Local museum recognized for preservation of Link Simulators
(BINGHAMTON, NY) – Three historic Link Aviation Flight Simulators have helped one local museum land the world’s premier computer conservation award. The Center for Technology and Innovation, also known as TechWorks!, is the recipient of the 2018 Tony Sale Award (TSA) for computer conservation for its project to restore three generations of flight simulators. Assemblywoman Donna Lupardo and Broome County Executive recognized TechWorks! for its achievement at the Broome County Office Building on Thursday.
“The team at TechWorks! is doing a terrific job to preserve our region’s history of innovation,” said Assemblywoman Lupardo. “The restoration of these simulators enable visitors to the museum to not just learn about the Link legacy, but actually experience it. This award is well-deserved and should be celebrated by the entire community.”
“This award demonstrates the power of partnerships and the team at TechWorks! is nothing short of incredible,” said County Executive Garnar. “Broome County is proud to be the home to Techworks! and very grateful for the history and experiences they provide at the museum in Binghamton.”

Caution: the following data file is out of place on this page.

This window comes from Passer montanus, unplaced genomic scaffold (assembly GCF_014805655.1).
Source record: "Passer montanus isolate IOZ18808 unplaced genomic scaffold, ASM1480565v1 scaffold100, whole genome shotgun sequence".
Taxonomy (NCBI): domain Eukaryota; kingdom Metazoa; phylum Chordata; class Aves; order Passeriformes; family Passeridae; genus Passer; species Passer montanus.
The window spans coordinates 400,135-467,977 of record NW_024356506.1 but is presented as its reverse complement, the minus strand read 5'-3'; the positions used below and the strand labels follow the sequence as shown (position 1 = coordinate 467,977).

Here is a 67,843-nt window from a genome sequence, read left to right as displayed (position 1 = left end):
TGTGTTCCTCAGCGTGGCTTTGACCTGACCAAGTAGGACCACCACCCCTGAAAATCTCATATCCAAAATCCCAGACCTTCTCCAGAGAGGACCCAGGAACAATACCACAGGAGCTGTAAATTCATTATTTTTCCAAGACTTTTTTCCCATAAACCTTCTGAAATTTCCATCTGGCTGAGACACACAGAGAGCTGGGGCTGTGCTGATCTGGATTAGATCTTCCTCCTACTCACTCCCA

Hundreds of thousands of pilots from World War II and on were trained on flight simulators (commonly known as the “Blue Box”) produced by Binghamton’s Link Aviation. TechWorks! successfully restored three original simulators, including a World War II-era analog flight trainer, a 1960s solid-state hardware version, and a 1980s digital simulator.
“The Tony Sale Award recognizes the dedication of three teams -from SUNY Broome, the Watson School, and Link veterans,” said TechWorks! Executive Director Susan Sherwood. “The teams began work in 2006 to bring three generations of flight simulation computing – mechanical, analog, and digital – back to life for TechWorks! Visitors get a real feel for the consequences of their actions – learning that eyes on the instruments and a gentle touch on the controls will result in a smooth flight and safe landing. These projects launched students’ careers, helping them land jobs at Anaren, Lockheed Martin, NASA, and elsewhere.”
Established in 2012 in memory of computer conservation pioneer Tony Sale, who rebuilt Colossus, the World War II code-breaking computer, the award recognizes efforts around the world to save the transformative devices that led to today’s digital world. The award is presented by Britain’s Computer Conservation Society and sponsored by Google UK.